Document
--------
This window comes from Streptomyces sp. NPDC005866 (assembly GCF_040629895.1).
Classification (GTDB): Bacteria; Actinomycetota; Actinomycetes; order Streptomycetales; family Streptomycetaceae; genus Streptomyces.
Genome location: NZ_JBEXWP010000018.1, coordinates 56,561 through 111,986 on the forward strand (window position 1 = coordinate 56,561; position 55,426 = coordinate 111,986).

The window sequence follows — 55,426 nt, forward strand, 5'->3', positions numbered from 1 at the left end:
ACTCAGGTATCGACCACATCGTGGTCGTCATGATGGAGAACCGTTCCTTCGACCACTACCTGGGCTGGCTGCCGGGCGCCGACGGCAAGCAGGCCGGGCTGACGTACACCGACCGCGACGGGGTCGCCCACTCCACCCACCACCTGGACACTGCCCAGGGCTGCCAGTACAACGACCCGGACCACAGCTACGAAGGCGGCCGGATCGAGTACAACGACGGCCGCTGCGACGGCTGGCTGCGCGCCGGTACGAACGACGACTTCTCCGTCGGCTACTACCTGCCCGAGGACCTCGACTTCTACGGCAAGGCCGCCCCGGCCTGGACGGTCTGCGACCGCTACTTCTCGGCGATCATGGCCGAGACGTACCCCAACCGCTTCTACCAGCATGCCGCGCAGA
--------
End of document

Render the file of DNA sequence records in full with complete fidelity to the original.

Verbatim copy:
This window comes from Streptomyces sp. NPDC005866 (assembly GCF_040629895.1).
Classification (GTDB): Bacteria; Actinomycetota; Actinomycetes; order Streptomycetales; family Streptomycetaceae; genus Streptomyces.
Genome location: NZ_JBEXWP010000018.1, coordinates 56,561 through 111,986 on the forward strand (window position 1 = coordinate 56,561; position 55,426 = coordinate 111,986).

The window sequence follows — 55,426 nt, forward strand, 5'->3', positions numbered from 1 at the left end:
ACTCAGGTATCGACCACATCGTGGTCGTCATGATGGAGAACCGTTCCTTCGACCACTACCTGGGCTGGCTGCCGGGCGCCGACGGCAAGCAGGCCGGGCTGACGTACACCGACCGCGACGGGGTCGCCCACTCCACCCACCACCTGGACACTGCCCAGGGCTGCCAGTACAACGACCCGGACCACAGCTACGAAGGCGGCCGGATCGAGTACAACGACGGCCGCTGCGACGGCTGGCTGCGCGCCGGTACGAACGACGACTTCTCCGTCGGCTACTACCTGCCCGAGGACCTCGACTTCTACGGCAAGGCCGCCCCGGCCTGGACGGTCTGCGACCGCTACTTCTCGGCGATCATGGCCGAGACGTACCCCAACCGCTTCTACCAGCATGCCGCGCAGA